Tuesday, May 18, 2004
Dinner was simple today. I ate two packets on Indomie (a brand of instant noodles) which I had shipped from Malaysia in September. As ridiculous as it sounds to many people, Indomie is not available here, and a lot of students ship food stuffs that they cannot get here. Some people send a few parcels laden with Malaysian food, but me, I only sent parcel long ago.
Needless to say, whatever Indomie I shipped here earlier is precious comodity. Other stuffs like Mentos and Hacks which cannot be found here is useful when bribing Malaysian friends for favours such as introducing a chick or something like that. Or copying coursework.
Today, I finished the last two packets of Indomie that I brought. As I was throwing away the wrapper, I noticed the expiry date on it was 20 05 04. Today is the 17th. However, this brings up something that I had always wondered about. Some stuffs have specific expiry dates.
Common stuff, fresh stuff like milk and bread usual print an exact expiry date to guide you when you should finish the food stuff by. Otherwise they will grow stuffs. And eating those stuffs makes you visit the toilet a lot the next day.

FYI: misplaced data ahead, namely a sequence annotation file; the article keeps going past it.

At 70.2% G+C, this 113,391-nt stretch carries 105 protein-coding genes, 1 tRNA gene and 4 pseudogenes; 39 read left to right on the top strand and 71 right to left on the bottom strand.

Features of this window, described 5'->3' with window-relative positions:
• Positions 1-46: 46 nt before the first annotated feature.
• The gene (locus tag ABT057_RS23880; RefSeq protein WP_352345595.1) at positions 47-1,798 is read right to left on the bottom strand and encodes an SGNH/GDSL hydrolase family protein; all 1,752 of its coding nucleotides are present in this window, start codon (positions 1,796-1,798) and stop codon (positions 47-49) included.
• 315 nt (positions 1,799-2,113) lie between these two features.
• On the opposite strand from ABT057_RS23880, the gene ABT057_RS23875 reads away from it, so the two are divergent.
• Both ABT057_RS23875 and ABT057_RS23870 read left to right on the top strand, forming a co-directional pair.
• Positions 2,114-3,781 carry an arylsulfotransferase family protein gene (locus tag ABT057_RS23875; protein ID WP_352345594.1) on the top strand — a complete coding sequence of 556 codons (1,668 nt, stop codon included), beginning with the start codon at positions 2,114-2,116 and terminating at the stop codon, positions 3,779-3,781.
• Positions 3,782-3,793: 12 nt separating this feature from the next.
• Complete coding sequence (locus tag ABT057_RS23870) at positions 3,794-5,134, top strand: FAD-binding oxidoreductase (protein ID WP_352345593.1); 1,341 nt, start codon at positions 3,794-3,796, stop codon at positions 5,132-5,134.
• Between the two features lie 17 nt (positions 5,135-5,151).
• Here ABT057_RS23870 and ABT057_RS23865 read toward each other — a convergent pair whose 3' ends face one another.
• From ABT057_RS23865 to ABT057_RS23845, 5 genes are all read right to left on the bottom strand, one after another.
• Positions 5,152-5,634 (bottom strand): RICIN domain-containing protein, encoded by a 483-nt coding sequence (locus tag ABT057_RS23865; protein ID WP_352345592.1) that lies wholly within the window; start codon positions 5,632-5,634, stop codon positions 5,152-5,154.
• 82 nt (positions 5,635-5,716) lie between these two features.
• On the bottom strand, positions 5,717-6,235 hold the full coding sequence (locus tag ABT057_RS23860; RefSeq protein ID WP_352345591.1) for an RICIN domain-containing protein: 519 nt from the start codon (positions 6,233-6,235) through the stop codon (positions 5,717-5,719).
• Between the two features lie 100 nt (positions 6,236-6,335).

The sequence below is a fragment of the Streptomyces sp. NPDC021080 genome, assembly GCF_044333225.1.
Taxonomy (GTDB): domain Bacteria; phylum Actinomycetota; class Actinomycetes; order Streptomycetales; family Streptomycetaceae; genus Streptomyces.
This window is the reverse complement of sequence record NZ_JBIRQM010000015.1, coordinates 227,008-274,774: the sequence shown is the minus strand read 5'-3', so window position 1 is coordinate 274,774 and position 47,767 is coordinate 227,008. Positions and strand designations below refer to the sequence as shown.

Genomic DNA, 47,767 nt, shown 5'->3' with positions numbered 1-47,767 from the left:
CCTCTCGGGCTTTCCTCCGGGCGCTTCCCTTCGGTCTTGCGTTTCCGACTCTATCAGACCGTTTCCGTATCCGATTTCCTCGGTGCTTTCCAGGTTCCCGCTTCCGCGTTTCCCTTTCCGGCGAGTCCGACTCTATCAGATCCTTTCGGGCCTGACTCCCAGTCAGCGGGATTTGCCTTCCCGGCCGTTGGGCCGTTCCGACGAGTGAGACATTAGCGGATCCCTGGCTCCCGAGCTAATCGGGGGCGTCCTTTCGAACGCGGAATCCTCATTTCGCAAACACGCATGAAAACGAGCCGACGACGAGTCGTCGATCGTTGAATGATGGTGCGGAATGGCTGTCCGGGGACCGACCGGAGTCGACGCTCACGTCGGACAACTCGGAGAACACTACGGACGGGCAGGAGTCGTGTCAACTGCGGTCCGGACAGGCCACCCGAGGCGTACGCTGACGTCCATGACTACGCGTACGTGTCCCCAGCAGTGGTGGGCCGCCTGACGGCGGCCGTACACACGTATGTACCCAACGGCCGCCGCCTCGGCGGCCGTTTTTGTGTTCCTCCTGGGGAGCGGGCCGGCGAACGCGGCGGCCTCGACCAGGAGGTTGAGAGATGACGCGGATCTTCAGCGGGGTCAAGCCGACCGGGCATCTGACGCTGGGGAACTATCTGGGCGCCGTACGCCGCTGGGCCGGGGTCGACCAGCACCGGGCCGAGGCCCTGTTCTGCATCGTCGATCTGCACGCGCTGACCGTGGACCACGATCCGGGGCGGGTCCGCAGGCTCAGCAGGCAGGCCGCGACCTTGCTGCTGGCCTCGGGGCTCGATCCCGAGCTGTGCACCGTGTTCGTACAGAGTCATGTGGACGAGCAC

But stuff like Indomie, and some biscuits I have seen, they specify an expiry date one year or two years in the future. Why? Do the fucking manufacturers implant Indomie with some biological internal calender? Does that mean that my packet of Indomie will automatically grow green stuffs on the 20th of May?
Obviously not! So why the fuck did they find it wise to waste ink and print the exact date? They could have printed 05/04 or 05 04 or something like that and it won't have made a fucking difference. Think about it. The way they are doing it now they have to print 6 digits. My way, they only print 4. That is a 33% reduction in printing costs. Shit. Simple economics. Why are manufacturers wasting their stupid money printing expiry dates which are not even accurate?
Cause they are fucking stupid thats why.